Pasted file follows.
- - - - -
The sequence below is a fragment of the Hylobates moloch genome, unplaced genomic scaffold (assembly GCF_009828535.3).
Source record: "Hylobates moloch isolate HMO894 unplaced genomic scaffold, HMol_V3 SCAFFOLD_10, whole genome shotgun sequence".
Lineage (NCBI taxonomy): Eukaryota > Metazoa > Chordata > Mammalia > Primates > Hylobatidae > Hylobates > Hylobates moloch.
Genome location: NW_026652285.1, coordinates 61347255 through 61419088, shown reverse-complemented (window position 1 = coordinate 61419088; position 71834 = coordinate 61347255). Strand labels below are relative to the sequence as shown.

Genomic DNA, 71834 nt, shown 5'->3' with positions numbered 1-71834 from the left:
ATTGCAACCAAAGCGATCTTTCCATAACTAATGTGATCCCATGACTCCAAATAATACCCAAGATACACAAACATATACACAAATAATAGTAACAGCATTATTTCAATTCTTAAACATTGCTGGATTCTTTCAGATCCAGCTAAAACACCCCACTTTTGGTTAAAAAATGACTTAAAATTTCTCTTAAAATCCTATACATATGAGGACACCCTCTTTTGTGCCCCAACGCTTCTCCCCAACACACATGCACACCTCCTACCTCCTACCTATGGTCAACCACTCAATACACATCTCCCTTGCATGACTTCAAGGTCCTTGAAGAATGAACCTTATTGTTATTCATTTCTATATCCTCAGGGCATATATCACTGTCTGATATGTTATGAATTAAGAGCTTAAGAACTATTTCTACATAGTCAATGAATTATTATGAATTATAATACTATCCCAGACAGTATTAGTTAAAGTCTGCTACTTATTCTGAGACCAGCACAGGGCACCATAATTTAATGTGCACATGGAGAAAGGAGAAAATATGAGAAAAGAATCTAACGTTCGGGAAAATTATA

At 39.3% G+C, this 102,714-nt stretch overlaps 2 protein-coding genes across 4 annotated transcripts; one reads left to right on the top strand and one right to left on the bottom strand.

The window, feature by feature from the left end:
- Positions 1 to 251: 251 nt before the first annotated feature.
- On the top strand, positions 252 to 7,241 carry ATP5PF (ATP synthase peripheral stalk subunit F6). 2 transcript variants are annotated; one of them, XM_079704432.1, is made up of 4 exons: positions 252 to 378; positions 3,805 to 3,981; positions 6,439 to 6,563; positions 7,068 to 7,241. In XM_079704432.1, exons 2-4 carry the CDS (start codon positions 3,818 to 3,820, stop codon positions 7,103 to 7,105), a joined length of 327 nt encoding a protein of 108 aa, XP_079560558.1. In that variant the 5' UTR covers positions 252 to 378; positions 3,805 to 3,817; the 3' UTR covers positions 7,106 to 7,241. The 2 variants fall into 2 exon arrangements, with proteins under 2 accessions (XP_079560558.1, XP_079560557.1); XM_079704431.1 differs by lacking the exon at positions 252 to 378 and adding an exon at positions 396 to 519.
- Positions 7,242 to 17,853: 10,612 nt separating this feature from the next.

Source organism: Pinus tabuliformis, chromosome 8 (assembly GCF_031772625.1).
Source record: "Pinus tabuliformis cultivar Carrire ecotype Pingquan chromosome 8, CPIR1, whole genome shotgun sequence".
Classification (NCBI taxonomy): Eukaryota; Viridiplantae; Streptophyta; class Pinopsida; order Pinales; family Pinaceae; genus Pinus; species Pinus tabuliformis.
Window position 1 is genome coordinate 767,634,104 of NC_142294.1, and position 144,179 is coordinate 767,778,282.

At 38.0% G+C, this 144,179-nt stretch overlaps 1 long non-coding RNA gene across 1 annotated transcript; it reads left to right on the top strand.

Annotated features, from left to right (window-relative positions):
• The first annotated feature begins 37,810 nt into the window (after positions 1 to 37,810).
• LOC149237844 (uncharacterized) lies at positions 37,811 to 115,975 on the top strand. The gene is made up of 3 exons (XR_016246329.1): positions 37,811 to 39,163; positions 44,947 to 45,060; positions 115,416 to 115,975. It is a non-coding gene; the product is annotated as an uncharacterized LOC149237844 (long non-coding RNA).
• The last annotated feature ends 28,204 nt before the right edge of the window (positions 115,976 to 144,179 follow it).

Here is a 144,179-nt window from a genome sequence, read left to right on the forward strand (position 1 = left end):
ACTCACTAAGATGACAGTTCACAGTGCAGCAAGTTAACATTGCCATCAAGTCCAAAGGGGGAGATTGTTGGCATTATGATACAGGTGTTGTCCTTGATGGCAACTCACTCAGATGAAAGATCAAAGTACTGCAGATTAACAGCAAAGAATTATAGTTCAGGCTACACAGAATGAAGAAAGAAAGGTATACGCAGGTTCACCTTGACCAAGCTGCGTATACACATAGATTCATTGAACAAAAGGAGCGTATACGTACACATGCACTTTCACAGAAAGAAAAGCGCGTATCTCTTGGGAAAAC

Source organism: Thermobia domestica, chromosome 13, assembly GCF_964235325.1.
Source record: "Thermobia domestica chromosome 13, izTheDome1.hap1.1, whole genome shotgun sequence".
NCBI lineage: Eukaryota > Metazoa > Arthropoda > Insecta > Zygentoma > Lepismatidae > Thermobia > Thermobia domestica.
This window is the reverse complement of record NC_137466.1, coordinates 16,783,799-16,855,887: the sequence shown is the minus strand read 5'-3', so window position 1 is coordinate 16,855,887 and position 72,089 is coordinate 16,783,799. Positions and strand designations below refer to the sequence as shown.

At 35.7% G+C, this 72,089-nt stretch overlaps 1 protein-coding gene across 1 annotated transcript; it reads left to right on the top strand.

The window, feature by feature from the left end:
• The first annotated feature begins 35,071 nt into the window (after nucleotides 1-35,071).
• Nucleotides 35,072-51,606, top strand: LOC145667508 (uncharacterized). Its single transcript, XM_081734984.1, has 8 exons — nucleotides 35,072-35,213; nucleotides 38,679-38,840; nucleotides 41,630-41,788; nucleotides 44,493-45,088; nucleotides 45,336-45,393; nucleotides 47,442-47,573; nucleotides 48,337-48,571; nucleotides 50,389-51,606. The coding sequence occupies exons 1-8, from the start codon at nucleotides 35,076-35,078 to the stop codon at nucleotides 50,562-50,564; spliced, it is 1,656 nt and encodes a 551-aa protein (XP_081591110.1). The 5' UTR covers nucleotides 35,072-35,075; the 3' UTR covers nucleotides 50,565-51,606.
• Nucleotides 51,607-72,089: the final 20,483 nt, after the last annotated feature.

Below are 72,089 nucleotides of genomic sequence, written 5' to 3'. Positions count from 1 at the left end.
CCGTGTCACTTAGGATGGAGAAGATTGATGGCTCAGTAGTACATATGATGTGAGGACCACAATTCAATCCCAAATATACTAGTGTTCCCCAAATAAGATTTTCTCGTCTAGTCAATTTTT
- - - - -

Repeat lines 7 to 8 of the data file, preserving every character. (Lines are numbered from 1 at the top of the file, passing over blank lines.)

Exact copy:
At 39.3% G+C, this 102,714-nt stretch overlaps 2 protein-coding genes across 4 annotated transcripts; one reads left to right on the top strand and one right to left on the bottom strand.

The window, feature by feature from the left end: